1. Alexander Davidson, who does the excellent Red Star Radio podcast, argues that fascist movements have been historically characterized by an imperialist aspect, and explains why even Franco’s Spain would be excluded on that basis. I think his arguments are consistent with the sort of careful Marxist analysis that characterizes this blog. He is active on Twitter from Manchester UK.

      1. That’s the main reason Bolsonaro was defeatable in Brazil: the lack of the imperialist content in Third World neofascism.

        Without the escape valve of territorial expansion, fascism cannot dislocate the domestic contradictions of the nation-state it governs.

        However, Bolsonaro’s neofascism is definitely a form of fascism, even though a Third World version of it, in my opinion, mainly because of these factors:

        1) With the help of the proliferation of American-style evangelical churches in Brazil, a kind of international fascist movement was made possible, thanks to a mix of eschatological ideology (Israel as the land of the Armageddon, where all the Christian nations will ultimately fight, with nukes, thus bringing the end of Humanity, i.e. the Rapture) without an immediate need for a nation not named USA to expand. In this sense, the role of the non-American neofascists would be to aid the Chosen People (i.e. the Americans) to reach the ultimate goal of the Rapture;

        2) Bolsonaro did seriously consider invading Venezuela militarily during the first months of his government, during the apex of the Guaidó Affair. The invasion didn’t come close to happen both because Brazil would lose such war and because the USA decided to try to invade Venezuela through the easier Colombian border (the burnt truck over the bridge fiasco). The benefits of a Brazilian neofascist invasion of socialist Venezuela (and its vast oil resources) and an equally neofascist USA (then still ruled by Trump) are too obvious to even write here;

        3) in Brazil’s case, the narrative of the internal enemy has enough material base to prosper under a fascist ideology. First, because Brazil, historically, used the system of “internal colonization” after slavery was abolished in 1888 (that is, the Southeast prospered with cheap and abundant workforce from the Northeast for decades – Lula himself is one of such migrants, what in Brazil they call “retirantes”). Second, because Brazil’s Cold War era doctrine was not updated and is still enforced. Brazil’s vastness of both territory and population gives it plenty of food for “internal imperialist expansion”, against the “internal enemy”.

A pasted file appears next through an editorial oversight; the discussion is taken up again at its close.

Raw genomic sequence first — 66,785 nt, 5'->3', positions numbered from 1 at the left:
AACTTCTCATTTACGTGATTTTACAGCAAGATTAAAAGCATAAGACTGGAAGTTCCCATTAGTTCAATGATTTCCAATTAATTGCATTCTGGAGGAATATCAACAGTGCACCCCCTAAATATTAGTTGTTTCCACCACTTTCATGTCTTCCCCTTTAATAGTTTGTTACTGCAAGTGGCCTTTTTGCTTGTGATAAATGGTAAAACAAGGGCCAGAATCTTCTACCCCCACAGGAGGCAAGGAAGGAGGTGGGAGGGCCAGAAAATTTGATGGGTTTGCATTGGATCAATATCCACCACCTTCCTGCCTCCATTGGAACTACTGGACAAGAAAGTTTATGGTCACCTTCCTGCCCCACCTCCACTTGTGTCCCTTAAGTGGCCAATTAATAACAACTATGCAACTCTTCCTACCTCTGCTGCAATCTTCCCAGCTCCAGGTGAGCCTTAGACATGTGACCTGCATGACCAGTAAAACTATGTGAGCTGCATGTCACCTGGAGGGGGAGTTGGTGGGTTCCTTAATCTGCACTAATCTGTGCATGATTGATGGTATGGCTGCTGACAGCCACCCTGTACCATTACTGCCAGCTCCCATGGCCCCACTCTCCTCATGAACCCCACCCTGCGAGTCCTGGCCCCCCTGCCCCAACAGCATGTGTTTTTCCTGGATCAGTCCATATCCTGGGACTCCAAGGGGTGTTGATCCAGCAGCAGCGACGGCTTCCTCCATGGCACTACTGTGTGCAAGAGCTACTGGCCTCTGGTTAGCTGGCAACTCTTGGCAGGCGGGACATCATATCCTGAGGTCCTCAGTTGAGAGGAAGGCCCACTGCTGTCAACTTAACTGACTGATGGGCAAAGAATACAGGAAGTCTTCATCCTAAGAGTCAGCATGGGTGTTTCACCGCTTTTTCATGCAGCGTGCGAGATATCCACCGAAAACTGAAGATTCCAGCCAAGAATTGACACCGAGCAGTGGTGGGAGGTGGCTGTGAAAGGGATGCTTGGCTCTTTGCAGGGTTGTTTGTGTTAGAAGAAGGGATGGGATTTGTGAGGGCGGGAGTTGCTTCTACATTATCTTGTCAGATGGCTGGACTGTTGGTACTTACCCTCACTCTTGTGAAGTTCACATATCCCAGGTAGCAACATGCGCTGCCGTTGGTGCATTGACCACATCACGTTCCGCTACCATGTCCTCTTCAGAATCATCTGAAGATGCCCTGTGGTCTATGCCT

2. “fascist movement have been historically characterized by an imperialist aspect…” forces an unwelcome intrusion, my apologies. If Alexander Davidson is correctly characterized as claiming Franco Spain wasn’t fascist, then this is the kind of Marxist analysis that makes Marxism look bad. The role of Moroccan troops in the civil war was not an expression of anti-imperialism where the Moroccan people avenged themselves on the imperialists of Spain! The deep roots of the Spanish fascism lie in the defeat of the Spanish empire, el disastre, in the Spanish-American war.

        Fascism is a response to imperialist defeat more than anything else, not a cunning strategy by the nationalist bourgeoisie to get rich off of empire. Empires is usually a net cost, not a net benefit The hazards of war ensure it is usually a losing proposition even for the bourgeoisie. It was only ever the loser stigma that made fascism so relatively unpopular with the bourgeoisie. Imperialism is always reactionary at core, despite the best efforts of some to find a human face for empire.

        Does Davidson consider Israel fascist, it being currently the only seemingly “successful” imperialist/colonialist project extant?

  2. I carefully follow various views of the Brazilian economy, Keynesian Marxists and others. Attributing the fall of the PT government to the fall in profitability in 2008, to say the least, is exotic and unprecedented, since the overthrow of the Dilma government was in 2016, that is, after eight years.
    I was also suspicious of the following paragraph:
    The government capitulated to the view of Brazilian big business, enshrined in its newsletter of July 2016 (Institute of Industrial Development Research, a think tank linked to big Brazilian industry, “No Profits, No Investments” (IEDI, 2016). The adopted neoliberal But this capitulation did not save Rousseff from her impeachment by Congress and the institution of a right-wing government.
    There is a time inversion that takes away some of the credibility of Adalmir Marquetti’s work, in 2016, Dilma Rousseff was already in the process of impeachment, and citing the opinion of a liberal think tank linked to big business that has strong opposition to the Workers’ Party is at least one academic deviation.